From the flag, the road curves around and passes a monument on the right side of the road. The monument is to the Missouri troops—from both sides—that fought at Blakeley. On the opposite side of the road from the Missouri monument is a cemetery where some of the original settlers of Blakeley are buried.

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Murder Your Way to Success in 5 Easy Steps

In 1492, Columbus sailed the blue ocean.

He was sent by the royalty of Spain to find gold in Asia. Instead, he found the Bahamas, which is not gold, but still pretty awesome. Well, tomorrow is Columbus Day, so let’s dig a little deeper into how Columbus did his tricks…

His crew consisted of three ships full of Popeyes, and the first person to spot land was supposed to win a yearly boat-load of Spanish moolah for life. Some nobody named Rodrigo supposedly spotted the beach first, but screw that guy. Columbus just said that he already saw it last night, and claimed the prize. Teamwork!


In order to lead your team to victory, you must look out for yourself first and foremost. If you are not taken care of, then how can you take care of anyone else? Be the CEO that makes 3000 times as much as everyone in the company combined. Feed those dogs your scraps. Or don’t feed them at all! They’ll live. (or die)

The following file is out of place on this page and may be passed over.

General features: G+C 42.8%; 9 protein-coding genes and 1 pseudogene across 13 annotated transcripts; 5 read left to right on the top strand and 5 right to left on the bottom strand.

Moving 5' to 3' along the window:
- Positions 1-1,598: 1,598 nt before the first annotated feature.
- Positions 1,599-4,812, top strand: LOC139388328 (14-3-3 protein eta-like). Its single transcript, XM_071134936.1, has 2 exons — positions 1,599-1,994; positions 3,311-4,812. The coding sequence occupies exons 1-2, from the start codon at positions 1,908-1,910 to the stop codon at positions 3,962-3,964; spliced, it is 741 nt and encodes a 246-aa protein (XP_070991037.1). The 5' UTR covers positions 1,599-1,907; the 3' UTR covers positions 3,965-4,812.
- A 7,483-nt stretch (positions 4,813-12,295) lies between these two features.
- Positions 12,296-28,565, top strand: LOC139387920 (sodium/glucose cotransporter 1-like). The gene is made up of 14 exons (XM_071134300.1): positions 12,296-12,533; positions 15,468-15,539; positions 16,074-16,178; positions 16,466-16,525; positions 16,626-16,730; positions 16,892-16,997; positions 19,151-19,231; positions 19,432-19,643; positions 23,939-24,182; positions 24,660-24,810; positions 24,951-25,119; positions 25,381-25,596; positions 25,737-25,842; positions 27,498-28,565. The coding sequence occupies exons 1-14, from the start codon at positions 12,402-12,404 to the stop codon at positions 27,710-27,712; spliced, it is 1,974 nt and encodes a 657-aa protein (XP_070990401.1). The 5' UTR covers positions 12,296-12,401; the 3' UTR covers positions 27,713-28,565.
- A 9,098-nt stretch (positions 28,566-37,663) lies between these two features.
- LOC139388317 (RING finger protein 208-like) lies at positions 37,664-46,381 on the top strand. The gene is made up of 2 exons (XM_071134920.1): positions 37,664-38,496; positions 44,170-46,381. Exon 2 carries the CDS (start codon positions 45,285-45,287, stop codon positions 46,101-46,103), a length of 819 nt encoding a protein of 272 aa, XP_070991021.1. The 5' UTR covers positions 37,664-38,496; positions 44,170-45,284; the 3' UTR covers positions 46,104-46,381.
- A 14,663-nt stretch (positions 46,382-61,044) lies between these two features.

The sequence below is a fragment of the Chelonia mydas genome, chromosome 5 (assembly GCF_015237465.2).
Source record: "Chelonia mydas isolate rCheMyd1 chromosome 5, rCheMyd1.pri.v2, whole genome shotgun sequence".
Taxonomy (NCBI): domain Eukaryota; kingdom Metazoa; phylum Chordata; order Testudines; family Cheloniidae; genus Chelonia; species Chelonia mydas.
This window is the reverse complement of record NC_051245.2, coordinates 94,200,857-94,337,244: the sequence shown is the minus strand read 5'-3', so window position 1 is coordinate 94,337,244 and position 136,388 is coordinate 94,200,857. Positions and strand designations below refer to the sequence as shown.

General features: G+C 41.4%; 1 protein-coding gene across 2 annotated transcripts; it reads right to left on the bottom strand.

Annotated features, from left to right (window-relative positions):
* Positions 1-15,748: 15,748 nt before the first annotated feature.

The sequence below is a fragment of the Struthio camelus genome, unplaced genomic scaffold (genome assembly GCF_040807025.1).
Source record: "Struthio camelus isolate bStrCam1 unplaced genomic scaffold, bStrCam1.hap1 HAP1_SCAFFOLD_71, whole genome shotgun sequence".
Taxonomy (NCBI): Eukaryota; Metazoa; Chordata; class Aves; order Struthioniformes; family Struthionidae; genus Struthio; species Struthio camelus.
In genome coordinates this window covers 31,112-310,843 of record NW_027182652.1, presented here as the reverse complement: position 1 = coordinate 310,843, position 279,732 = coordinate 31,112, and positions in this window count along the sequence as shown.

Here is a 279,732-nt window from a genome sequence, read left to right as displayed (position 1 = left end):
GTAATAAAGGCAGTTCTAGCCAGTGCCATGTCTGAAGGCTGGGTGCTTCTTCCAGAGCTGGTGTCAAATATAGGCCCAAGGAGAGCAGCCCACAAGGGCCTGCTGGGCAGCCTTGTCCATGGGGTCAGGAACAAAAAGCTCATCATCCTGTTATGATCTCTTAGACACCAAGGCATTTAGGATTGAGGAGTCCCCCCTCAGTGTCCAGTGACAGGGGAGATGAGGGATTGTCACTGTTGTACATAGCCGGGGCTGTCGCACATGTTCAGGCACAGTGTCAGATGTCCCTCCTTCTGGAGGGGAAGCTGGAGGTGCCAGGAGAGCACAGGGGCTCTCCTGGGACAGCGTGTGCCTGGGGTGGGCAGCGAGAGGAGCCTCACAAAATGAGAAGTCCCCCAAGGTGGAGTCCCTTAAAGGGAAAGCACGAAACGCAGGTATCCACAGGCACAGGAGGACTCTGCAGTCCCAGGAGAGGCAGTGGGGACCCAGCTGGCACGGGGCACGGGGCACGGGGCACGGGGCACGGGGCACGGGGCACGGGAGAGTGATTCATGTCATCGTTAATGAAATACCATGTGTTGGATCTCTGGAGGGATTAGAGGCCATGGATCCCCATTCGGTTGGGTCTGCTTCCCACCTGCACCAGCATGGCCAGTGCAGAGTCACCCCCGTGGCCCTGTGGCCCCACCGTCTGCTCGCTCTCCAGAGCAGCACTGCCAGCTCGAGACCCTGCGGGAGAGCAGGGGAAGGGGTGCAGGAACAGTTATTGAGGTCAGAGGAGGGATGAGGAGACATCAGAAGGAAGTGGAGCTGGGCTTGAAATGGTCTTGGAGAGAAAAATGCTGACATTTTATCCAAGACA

When Columbus and his miscreant goons arrived at the island, the natives awed at his giant wooden boat (not a euphemism) and welcomed his crew with open arms and free gifts. Columbus thought it was hilarious that they had no weapons, and decided that it would be a piece of cake to turn them all into servants.

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The Forgotten Campaign in the Wake of Jackson

From 1810 to 1818 the United States actively sought to acquire Spanish Florida as U.S. territory. Several attempts by various adventurous characters were made and since mostly forgotten. The most successful attempts to steal Florida from Spain were conducted by Andrew Jackson in 1814 and 1818. The least-known attempt to take Florida was conducted by Major Uriah Blue in late 1814 and early 1815.

andrew Jackson from an engraving done in France in 1817.
He was very popular with the French after the Battle of New Orleans.

(Note:  One of the Muskogee traditions is to spell Andrew Jackson with lower case letters: andrew jackson).

General Andrew Jackson took over Pensacola on November 7, 1814.  He soon left to meet the British at New Orleans for the battle that would make him famous. jackson left Major Uriah Blue in Florida to be his rear guard, and to attack Red Sticks that had escaped Jackson’s wrath at Horseshoe Bend.  Blue’s regiment of around 1000 troops included a large number of friendly Creek, Chickasaw, and Choctaw Scouts; and the famous frontiersman David Crockett.